Power (fwd)

The Power thread certainly points to a focal point in Foucault's work as well as in our
interest in it. I would like to add some comments that keep coming to my mid in
relation to it.
The question of what is power seems to be problematic not because F is not clear
about it, but because something in the "nature" of the subject. It is in fact that F doesn't
refer to power as a thing, as something that is. Foremost, it is the question of ontology,
the mode of being of what is that is refered to power as an inseparable modality of
power/knowledge. Beings, that *is*, objects ans subjects, are formed, form themselves,
become eluctuble, through the practice of power. Power is a condition of existance.
Which makes the knowledge of power, which we are at at present, a bit of a problem.
For the question should be really stated as the problem of the Knowledge(Power) of
the Power(Knowledge). A description of a domination is not simply a question of
knowledge. one cannot just say X is exploiting, coercing, oppressing Y, as such. There
are stakes in there. A concept of power that involves domination as a relation between
existing constituents, subjects, 'bearers' of history, perhaps, is as unimplicated in the
power relation as a throw of dices in a bet. Not because the observer cannot be
objective, but because objectivity is the stake, the objective constitution and
determination of power relations, as well as of subjects and objects to be in that
relation, is the "essence" of power.
Deleuze refered, I think rightly, to F's power as the unformed, or better, the not yet
formed, the not yet sedimented. Power seems to exist on the one hand at the level of
the genealogy of practice, that is, not as what is dead, for geneology has no room for
the truly dead, but as the ghost of the present, that which haunts is. But then it is
because, as is time and again remarked and again forgotten, (because it is after all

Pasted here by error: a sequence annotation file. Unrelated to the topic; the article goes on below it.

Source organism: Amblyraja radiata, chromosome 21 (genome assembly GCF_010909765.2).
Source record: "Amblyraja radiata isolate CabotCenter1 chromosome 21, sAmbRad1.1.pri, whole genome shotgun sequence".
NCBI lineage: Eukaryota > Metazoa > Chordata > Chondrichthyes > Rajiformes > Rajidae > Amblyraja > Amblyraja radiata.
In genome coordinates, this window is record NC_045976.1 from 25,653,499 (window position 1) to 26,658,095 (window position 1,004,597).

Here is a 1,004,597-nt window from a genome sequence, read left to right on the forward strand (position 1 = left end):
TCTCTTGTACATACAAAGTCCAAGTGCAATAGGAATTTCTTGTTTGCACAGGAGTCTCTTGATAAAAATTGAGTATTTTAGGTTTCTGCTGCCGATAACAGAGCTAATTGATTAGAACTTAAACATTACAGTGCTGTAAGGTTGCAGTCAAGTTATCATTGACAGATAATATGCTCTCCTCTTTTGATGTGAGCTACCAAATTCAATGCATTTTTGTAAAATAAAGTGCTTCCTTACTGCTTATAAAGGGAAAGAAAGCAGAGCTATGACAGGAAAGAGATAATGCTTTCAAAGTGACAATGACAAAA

such a shameless idea, that one does its best to look the other way, there are after all
so many *decent* conceptions of power), F's power is not a proprety nor an ability qua
possesion: The French 'Pouvoir' refers to ability in the way of possibility, 'Pot-estas',
which is also what can or may be, 'pot-est', 'peut-etre', but doesn't have to (see
Derrida's 2nd chapter of ''Politiques de l'amitie"). This, one should note, is the very
structure of ability qua hexis, ability is 'possession' only metaphorically, unless one can
be possessed by an ability. F's power is 'an action upon an action', 'that which
seduces, induces, makes more easy or more difficult', Which is not so far, in its point
of application, from Weber's idea. It differs from it in its Modality, for it is not, it *is* a
possibility, and it has no other *real* effects than possibilities. That is way, what haunts
the present, indeed the presence, is the possibility qua not-(exactly)-being, as the
possibilty of an-other future. That is way the geneological analysis of power has
perhaps an affinity with black magic, an evocation of the (living) deads, the 'undone'
(is it really nature that undid so many, as poets would sometimes prefer), in order to
undo the misdone, to open
. The modality of power destabilises the question of freedom, for freedom too *is* only
as a possibility, as a perhaps traversing the web of actions, perhaps I'll go now,
perhaps I'll abide, but then...
Then what to do of necessity, of coercion. But there is nothing to do. There *is*
nothing to do, but infinity that *can* be done. As long as one is ready to be undone,
that is, to accept the possibility of a

Harison Brace wrote:

>Insofar as Foucault traces the process of materialization as an investiture
>of discourse and power, he focuses on that dimension of power that is
>productive and formative. But we need to ask what constrains the domain of
>what is materializable, and whether there are _modalites_ of
>materialization -- as Aristotle suggests, and Althusser is quite to cite.